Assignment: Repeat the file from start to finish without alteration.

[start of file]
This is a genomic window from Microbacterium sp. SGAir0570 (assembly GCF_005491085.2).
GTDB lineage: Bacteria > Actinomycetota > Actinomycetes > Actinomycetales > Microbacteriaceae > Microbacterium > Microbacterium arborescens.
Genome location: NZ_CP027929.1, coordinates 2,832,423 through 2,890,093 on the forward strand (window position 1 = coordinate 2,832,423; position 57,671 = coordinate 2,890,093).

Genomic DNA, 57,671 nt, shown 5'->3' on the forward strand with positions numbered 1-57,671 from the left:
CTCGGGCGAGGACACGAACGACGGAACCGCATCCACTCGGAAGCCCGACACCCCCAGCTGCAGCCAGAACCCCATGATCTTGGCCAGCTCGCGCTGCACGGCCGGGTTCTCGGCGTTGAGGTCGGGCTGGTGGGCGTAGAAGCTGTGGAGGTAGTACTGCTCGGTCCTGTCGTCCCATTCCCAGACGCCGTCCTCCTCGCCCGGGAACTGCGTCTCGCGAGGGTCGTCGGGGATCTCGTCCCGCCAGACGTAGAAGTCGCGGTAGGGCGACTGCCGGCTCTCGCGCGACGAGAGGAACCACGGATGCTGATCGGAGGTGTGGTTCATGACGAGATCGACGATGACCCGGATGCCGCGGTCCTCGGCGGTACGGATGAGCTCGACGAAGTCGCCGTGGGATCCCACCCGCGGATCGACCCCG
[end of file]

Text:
This is a genomic window from Microbacterium sp. SGAir0570 (assembly GCF_005491085.2).
GTDB lineage: Bacteria > Actinomycetota > Actinomycetes > Actinomycetales > Microbacteriaceae > Microbacterium > Microbacterium arborescens.
Genome location: NZ_CP027929.1, coordinates 2,832,423 through 2,890,093 on the forward strand (window position 1 = coordinate 2,832,423; position 57,671 = coordinate 2,890,093).

Genomic DNA, 57,671 nt, shown 5'->3' on the forward strand with positions numbered 1-57,671 from the left:
CTCGGGCGAGGACACGAACGACGGAACCGCATCCACTCGGAAGCCCGACACCCCCAGCTGCAGCCAGAACCCCATGATCTTGGCCAGCTCGCGCTGCACGGCCGGGTTCTCGGCGTTGAGGTCGGGCTGGTGGGCGTAGAAGCTGTGGAGGTAGTACTGCTCGGTCCTGTCGTCCCATTCCCAGACGCCGTCCTCCTCGCCCGGGAACTGCGTCTCGCGAGGGTCGTCGGGGATCTCGTCCCGCCAGACGTAGAAGTCGCGGTAGGGCGACTGCCGGCTCTCGCGCGACGAGAGGAACCACGGATGCTGATCGGAGGTGTGGTTCATGACGAGATCGACGATGACCCGGATGCCGCGGTCCTCGGCGGTACGGATGAGCTCGACGAAGTCGCCGTGGGATCCCACCCGCGGATCGACCCCG